ARCHITECTS OF THE RIVER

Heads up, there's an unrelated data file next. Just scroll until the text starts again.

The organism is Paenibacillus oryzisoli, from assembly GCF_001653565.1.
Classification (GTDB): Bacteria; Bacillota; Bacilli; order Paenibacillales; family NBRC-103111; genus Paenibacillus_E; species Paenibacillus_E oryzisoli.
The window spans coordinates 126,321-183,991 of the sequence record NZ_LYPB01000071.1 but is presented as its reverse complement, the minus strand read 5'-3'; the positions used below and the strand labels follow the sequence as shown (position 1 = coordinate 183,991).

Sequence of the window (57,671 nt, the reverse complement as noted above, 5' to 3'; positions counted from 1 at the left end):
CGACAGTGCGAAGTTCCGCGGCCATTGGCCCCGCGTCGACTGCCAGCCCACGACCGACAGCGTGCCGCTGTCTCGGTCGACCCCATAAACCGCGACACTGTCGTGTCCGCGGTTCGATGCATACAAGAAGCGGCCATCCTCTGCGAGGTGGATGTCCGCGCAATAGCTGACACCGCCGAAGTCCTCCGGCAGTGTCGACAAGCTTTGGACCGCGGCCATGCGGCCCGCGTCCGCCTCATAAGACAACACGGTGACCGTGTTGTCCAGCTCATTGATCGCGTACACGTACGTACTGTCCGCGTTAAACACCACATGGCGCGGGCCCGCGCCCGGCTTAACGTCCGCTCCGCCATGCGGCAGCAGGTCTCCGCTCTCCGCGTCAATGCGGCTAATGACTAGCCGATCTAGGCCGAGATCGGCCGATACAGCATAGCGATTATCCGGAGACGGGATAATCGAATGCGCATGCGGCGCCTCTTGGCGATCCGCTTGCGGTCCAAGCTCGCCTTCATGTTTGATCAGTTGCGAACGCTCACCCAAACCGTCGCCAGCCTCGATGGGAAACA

The oldest architect in the world: the trichopter. Here are architects and not the least. Builders of the effort, builders against the current, the trichoptères have been in the waterfall wave for two hundred and fifty million years. They built gravel towers long before our births and our claims. They wove particle traps in gravel arches whose meshes have constant dimensions to the nearest micrometer. The capsules of the Trichopterans sheaths all have the same weight. Their sleeves are examples of cutting-edge technology, their interiors lined with sticky protein silk form a perfect cone. Water circulates in the case irrigating the gills and the integuments of the insect. The role of the holster in breathing is as important as the protective role. The case is adjusted with each molt of the insect. It is profiled to defend it, allowing it a perfect metabolism during the nutritional activities of the larva and its transformation into a nymph. The larvae filter and clean the water column of the rivers and recycle the material from the sediments. Larvae grow underwater in one year over five stages using four moults. The larva fixes its sheath to a support, seals its opening with silk and then turns into a nymph. The insect remains active to ensure its oxygen supply throughout the pupal stage, which lasts about three weeks in most species. Before going to the adult stage, the nymph leaves her shelter by cutting an opening in the silk with her mandibles. Once out of the scabbard, it swims to the surface with its furry hind legs and a head methane bubble to soar into a new world. More intestines, priority to reproduction, the insects find their partners in a few days. This butterfly, whose larva and nymph are aquatic, becomes aerial adults because it has less predator in the air than in water.